The NRC's McIntyre says that the recommendation for additional evacuations in Japan is not incompatible with the standard 16-kilometer evacuation plan for a U.S. accident. "The 10-mile [16-kilometer] zone was always conceived as something that could be expanded as the situation warranted," he says. McIntyre notes that the NRC's shift—from publicly backing Japan's handling of the accident to publicly recommending a much stronger response—stems from the fact everyone is reliant on the Japanese authorities for accurate, up-to-date information on the situation. "Part of this is the difficulty in obtaining and assessing data. We're dependent on the Japanese for the data, pretty much," he says. "We're trying to get the information and assess it. Yesterday the information we had led our team to conclude that it was time to take action."

Patricia Milligan, a health physicist with the NRC's Office of Nuclear Security and Incident Response, says that the evacuation assessment was "based on the great uncertainty surrounding the situation," including "some of the issues with communications surrounding the event." The Japanese recommendation, she says, "was certainly appropriate. Ours is much more conservative."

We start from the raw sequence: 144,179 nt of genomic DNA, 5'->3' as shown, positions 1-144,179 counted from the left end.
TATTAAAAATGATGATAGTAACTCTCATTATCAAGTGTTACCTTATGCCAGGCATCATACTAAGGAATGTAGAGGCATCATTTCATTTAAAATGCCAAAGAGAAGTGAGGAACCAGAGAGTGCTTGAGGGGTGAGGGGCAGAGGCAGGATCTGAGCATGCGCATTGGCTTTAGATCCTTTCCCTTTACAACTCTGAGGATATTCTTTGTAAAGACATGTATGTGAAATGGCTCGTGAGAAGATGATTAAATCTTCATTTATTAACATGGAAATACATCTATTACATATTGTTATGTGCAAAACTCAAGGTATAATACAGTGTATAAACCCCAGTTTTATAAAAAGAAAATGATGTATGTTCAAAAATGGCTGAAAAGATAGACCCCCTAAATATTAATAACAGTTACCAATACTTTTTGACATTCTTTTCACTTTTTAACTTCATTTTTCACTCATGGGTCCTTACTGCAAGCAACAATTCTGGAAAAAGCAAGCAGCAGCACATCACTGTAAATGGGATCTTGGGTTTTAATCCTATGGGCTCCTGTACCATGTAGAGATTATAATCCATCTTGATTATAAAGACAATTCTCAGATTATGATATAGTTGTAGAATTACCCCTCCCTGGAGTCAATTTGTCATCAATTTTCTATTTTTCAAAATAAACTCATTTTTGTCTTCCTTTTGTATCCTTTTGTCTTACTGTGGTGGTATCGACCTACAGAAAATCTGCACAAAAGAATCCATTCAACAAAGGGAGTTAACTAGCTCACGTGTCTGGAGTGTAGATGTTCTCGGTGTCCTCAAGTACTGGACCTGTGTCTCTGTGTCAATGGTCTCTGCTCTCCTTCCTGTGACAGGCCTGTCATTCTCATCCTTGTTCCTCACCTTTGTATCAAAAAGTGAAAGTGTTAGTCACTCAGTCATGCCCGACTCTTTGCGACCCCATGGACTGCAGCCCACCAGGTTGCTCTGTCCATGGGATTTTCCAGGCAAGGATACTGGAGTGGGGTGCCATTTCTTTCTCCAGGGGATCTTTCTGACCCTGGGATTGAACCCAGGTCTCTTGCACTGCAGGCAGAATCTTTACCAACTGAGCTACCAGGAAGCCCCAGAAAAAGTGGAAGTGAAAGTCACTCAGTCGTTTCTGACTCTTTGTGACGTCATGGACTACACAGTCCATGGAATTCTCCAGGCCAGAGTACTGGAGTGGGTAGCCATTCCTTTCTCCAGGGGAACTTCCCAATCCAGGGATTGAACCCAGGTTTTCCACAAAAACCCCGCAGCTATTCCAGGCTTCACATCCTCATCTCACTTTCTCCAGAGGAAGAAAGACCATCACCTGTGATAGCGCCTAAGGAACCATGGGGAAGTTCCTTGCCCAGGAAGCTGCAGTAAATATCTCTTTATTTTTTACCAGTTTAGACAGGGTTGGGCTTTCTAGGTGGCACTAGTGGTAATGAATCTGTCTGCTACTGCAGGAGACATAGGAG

Whether or not a turn for the worse at Fukushima Daiichi would endanger residents beyond 20 kilometers, individuals in Tokyo, some 200 kilometers from Fukushima Daiichi, appear safe; those in the U.S. are almost surely beyond danger. "Tokyo is certainly at risk of having some radionuclides blown over in a plume," Vetter says. "I don't think they would be of sufficient concentrations to cause problems." Bushberg of U.C. Davis says it would be very unlikely that Tokyo would see any substantial harm from radioactive plumes. "That's a pretty significant distance," he says.

As for the reported runs on potassium iodide—a drug that blocks the uptake into the thyroid gland of radioactive iodine from fallout plumes—on the U.S. west coast, "I think that's being a little unnecessarily cautious," says Edward Christman, a health physics consultant with Christman Cua Associates in Princeton, N.J., and an assistant clinical professor at Columbia University.

"It's certain that at the moment there is no concern whatsoever for the west coast or Hawaii, for that matter," Bushberg says. "It would be hard to imagine a release so catastrophic that it would endanger people on the west coast."

Vetter notes that sensitive monitoring equipment in the U.S. may in fact detect fallout from Japan, but the levels will be negligible from a human health standpoint. "It's inconceivable that we would have health effects in this country as a result of this accident," he says.